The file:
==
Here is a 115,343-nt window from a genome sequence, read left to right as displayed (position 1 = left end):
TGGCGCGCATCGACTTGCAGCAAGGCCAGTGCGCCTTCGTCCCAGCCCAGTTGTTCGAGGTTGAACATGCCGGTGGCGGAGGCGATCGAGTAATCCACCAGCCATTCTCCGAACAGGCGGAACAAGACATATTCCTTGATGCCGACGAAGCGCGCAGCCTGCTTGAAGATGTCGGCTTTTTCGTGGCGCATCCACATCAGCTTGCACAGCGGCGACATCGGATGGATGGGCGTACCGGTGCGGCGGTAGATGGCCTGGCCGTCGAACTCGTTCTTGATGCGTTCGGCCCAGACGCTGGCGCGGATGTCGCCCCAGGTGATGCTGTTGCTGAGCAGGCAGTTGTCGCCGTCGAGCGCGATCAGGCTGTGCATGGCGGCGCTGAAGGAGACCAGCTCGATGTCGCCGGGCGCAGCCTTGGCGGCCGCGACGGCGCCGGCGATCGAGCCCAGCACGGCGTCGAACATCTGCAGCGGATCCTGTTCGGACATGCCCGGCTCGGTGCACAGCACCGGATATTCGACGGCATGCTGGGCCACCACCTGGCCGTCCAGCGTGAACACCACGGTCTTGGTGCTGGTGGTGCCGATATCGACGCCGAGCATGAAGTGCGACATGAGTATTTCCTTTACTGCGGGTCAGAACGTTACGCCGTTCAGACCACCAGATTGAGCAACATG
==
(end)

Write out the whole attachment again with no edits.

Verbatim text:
Here is a 115,343-nt window from a genome sequence, read left to right as displayed (position 1 = left end):
TGGCGCGCATCGACTTGCAGCAAGGCCAGTGCGCCTTCGTCCCAGCCCAGTTGTTCGAGGTTGAACATGCCGGTGGCGGAGGCGATCGAGTAATCCACCAGCCATTCTCCGAACAGGCGGAACAAGACATATTCCTTGATGCCGACGAAGCGCGCAGCCTGCTTGAAGATGTCGGCTTTTTCGTGGCGCATCCACATCAGCTTGCACAGCGGCGACATCGGATGGATGGGCGTACCGGTGCGGCGGTAGATGGCCTGGCCGTCGAACTCGTTCTTGATGCGTTCGGCCCAGACGCTGGCGCGGATGTCGCCCCAGGTGATGCTGTTGCTGAGCAGGCAGTTGTCGCCGTCGAGCGCGATCAGGCTGTGCATGGCGGCGCTGAAGGAGACCAGCTCGATGTCGCCGGGCGCAGCCTTGGCGGCCGCGACGGCGCCGGCGATCGAGCCCAGCACGGCGTCGAACATCTGCAGCGGATCCTGTTCGGACATGCCCGGCTCGGTGCACAGCACCGGATATTCGACGGCATGCTGGGCCACCACCTGGCCGTCCAGCGTGAACACCACGGTCTTGGTGCTGGTGGTGCCGATATCGACGCCGAGCATGAAGTGCGACATGAGTATTTCCTTTACTGCGGGTCAGAACGTTACGCCGTTCAGACCACCAGATTGAGCAACATG